If you don't think quantum physics is some crazy shit, certainly, you've got to think this is. Somebody explain!

Tuesday, October 23, 2007

Cheap Jenny

by Matthew Sanborn Smith

Poor Jenny. She climbed inside a vending machine just to let people know she was available but found herself passed up for Ding Dongs and Lay’s the whole day. She lowered her price and wept, hoping her mother would never find out she could be had for the cost of a pack of Wrigley’s. Jenny pushed past the crinkly wrappers after quitting time and hoped she could get out as easily as she got in. Just then, two guys put their money in the machine and chose her. She was overjoyed.

Until, that is, they broke her in half and split her for the train ride home. She realized then she was too much for any one person. In truth, even half of her was too much for any one person, because after a few bites they left most of her on the floor of the train.

She pulled herself together, smoothed out her skirt and got off at the next stop. Jenny stepped from the train diminished, as any of us would be after such an episode. She considered the possibility that no one would ever have her in this state. But worse cases than her had found love and some better ones hadn’t. Love came unexpectedly if it came at all. Jenny would hand it over to fate and never vend herself again.

Monday, October 22, 2007

Every Easel A Rainbow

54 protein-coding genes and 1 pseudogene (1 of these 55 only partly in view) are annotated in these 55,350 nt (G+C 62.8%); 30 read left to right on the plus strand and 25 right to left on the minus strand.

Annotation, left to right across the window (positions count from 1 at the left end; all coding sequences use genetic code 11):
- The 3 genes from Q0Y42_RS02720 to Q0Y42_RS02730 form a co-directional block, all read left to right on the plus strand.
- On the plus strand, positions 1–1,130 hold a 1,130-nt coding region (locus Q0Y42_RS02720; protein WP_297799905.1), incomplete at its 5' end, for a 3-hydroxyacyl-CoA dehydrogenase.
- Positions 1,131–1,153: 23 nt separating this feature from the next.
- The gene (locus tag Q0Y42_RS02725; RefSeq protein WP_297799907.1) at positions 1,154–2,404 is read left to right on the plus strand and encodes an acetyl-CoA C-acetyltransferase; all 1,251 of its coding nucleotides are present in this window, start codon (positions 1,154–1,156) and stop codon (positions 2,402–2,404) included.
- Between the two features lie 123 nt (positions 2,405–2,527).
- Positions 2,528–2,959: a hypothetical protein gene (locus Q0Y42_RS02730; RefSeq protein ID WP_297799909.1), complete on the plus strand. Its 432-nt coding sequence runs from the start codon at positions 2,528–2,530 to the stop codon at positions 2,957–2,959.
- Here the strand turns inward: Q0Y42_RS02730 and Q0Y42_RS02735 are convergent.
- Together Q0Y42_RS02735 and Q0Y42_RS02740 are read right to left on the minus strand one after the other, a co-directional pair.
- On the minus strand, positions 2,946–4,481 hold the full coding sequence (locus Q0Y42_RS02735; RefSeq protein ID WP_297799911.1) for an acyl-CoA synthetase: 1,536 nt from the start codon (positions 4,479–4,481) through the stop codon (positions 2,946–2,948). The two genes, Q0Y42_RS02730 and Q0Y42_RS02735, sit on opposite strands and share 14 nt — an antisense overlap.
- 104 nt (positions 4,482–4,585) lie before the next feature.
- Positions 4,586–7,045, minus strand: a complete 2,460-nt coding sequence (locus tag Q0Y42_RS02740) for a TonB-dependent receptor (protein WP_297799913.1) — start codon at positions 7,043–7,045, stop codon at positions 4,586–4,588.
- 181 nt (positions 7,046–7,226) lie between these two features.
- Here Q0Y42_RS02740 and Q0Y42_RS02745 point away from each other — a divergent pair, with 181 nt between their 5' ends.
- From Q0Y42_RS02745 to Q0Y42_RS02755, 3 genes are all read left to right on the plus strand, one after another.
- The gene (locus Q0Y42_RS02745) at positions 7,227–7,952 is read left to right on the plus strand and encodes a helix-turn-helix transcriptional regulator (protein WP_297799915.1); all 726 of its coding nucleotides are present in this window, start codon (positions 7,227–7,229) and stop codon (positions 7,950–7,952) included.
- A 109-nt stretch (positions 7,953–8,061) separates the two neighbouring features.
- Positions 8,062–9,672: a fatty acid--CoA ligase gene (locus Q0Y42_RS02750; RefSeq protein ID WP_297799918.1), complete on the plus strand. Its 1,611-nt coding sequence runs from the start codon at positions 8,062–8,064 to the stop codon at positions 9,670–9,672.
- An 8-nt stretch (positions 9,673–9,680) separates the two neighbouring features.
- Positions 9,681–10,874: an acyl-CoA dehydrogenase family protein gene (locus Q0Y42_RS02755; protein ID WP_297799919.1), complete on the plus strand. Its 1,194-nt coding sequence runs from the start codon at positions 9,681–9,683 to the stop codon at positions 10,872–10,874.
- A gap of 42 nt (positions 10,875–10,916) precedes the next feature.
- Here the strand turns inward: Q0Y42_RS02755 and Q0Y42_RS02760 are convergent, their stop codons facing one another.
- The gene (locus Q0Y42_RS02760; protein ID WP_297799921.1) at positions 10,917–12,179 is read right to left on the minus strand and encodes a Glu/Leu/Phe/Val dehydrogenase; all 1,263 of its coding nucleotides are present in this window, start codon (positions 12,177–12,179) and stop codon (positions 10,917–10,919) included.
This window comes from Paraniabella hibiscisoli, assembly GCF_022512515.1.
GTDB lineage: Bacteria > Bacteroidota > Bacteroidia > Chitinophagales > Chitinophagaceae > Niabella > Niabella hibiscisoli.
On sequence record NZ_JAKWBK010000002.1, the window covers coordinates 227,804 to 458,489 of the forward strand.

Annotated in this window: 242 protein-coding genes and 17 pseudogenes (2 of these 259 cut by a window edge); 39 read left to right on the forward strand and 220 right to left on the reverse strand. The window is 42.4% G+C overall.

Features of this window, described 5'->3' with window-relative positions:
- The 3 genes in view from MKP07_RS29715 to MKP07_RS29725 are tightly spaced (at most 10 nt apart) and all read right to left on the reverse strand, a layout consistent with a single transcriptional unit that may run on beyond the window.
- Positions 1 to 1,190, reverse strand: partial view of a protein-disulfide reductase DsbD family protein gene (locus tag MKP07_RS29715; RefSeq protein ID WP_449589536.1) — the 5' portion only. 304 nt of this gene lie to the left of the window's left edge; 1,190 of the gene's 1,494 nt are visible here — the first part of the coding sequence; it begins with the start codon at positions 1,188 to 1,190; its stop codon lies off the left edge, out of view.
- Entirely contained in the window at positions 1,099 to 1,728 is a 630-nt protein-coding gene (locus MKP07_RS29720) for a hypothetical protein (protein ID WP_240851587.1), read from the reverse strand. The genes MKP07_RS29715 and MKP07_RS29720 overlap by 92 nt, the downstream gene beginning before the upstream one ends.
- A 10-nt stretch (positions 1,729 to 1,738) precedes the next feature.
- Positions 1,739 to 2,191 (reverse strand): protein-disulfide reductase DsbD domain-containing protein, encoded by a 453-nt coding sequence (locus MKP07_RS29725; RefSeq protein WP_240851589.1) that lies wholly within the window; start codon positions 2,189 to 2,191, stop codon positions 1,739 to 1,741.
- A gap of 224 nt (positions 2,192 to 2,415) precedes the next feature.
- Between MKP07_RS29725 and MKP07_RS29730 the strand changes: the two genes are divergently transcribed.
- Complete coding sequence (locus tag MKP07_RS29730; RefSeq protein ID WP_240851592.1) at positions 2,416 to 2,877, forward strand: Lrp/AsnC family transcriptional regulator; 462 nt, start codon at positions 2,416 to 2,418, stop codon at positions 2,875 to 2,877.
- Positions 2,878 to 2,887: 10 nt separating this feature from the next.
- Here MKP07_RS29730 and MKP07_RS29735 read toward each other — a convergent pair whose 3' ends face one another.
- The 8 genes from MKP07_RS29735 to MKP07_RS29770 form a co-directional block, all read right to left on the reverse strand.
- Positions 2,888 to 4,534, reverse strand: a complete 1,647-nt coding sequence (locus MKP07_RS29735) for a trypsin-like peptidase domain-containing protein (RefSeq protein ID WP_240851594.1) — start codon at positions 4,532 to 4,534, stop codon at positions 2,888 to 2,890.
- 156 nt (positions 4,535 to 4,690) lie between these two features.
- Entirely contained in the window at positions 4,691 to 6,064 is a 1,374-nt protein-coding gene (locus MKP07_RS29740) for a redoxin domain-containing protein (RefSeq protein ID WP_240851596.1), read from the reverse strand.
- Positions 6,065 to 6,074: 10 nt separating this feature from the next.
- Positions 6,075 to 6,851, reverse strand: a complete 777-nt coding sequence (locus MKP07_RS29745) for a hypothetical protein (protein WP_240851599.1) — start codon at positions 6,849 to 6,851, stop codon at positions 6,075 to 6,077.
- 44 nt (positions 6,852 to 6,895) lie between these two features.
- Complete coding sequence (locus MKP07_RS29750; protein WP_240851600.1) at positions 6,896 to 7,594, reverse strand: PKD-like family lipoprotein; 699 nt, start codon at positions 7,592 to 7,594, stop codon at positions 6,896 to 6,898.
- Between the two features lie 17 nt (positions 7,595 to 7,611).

by Matthew Sanborn Smith

We’d been chosen as unwitting participants in a notorious Art Psychology study in the mid-seventies. Each five-year-old student received only one crayon per day for sixty-four days. By our sixty-fourth crayon gifting, our day one crayons sat puny and mangled upon our easels. Few of us had the idea of holding crayon one up against crayon sixty-four. Insights into the nature of our mortality inevitably followed. Gaudy Silver stood straight and tall against the crippled, bent Cyan.

I placed Cyan, once my favorite, at the bottom of my pencil box, sweeping it from my sight beneath a wide palette of other crayons and green drawing pencils. I felt it, buried at the bottom of that red plastic box and felt, too, a cold stab in my chest where the ribs nearly meet. I could no longer use old Cyan, nor could I throw it away, nor could I look at it. Early in November of my Kindergarten year, guilt, remorse, mourning overwhelmed me.

On day sixty-five, I arrived in class to find a single pink pastel sitting at my easel. I collapsed sobbing and had to be removed from class. A man and woman from the state visited me at my home. The study came to an end by the time I returned to class, every easel a rainbow polymorph of media. The students, the teacher, the man and the woman, they all looked at me and they expected.